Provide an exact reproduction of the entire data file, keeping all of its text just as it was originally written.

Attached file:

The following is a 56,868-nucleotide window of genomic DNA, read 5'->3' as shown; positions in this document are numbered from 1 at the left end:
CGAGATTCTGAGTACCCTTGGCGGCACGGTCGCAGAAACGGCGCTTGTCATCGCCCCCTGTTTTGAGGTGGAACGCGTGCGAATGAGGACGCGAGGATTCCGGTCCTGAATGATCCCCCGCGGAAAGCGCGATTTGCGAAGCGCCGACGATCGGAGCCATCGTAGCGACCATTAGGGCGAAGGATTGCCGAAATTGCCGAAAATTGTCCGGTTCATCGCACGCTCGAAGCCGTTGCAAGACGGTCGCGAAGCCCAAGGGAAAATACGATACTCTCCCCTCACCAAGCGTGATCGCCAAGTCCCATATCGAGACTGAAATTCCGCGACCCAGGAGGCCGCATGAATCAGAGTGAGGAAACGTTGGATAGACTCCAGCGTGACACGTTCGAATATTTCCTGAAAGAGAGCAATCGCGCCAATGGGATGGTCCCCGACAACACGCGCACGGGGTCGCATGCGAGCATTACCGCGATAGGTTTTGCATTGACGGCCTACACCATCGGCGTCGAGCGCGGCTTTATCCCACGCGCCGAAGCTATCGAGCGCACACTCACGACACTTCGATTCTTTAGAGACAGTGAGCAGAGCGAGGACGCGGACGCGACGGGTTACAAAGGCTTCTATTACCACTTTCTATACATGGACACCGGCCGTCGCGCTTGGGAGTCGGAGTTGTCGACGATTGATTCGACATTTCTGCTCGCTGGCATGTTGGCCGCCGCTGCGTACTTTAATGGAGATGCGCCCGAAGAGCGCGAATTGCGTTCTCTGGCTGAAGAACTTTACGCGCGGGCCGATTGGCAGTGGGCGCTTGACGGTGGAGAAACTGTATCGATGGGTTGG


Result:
The following is a 56,868-nucleotide window of genomic DNA, read 5'->3' as shown; positions in this document are numbered from 1 at the left end:
CGAGATTCTGAGTACCCTTGGCGGCACGGTCGCAGAAACGGCGCTTGTCATCGCCCCCTGTTTTGAGGTGGAACGCGTGCGAATGAGGACGCGAGGATTCCGGTCCTGAATGATCCCCCGCGGAAAGCGCGATTTGCGAAGCGCCGACGATCGGAGCCATCGTAGCGACCATTAGGGCGAAGGATTGCCGAAATTGCCGAAAATTGTCCGGTTCATCGCACGCTCGAAGCCGTTGCAAGACGGTCGCGAAGCCCAAGGGAAAATACGATACTCTCCCCTCACCAAGCGTGATCGCCAAGTCCCATATCGAGACTGAAATTCCGCGACCCAGGAGGCCGCATGAATCAGAGTGAGGAAACGTTGGATAGACTCCAGCGTGACACGTTCGAATATTTCCTGAAAGAGAGCAATCGCGCCAATGGGATGGTCCCCGACAACACGCGCACGGGGTCGCATGCGAGCATTACCGCGATAGGTTTTGCATTGACGGCCTACACCATCGGCGTCGAGCGCGGCTTTATCCCACGCGCCGAAGCTATCGAGCGCACACTCACGACACTTCGATTCTTTAGAGACAGTGAGCAGAGCGAGGACGCGGACGCGACGGGTTACAAAGGCTTCTATTACCACTTTCTATACATGGACACCGGCCGTCGCGCTTGGGAGTCGGAGTTGTCGACGATTGATTCGACATTTCTGCTCGCTGGCATGTTGGCCGCCGCTGCGTACTTTAATGGAGATGCGCCCGAAGAGCGCGAATTGCGTTCTCTGGCTGAAGAACTTTACGCGCGGGCCGATTGGCAGTGGGCGCTTGACGGTGGAGAAACTGTATCGATGGGTTGG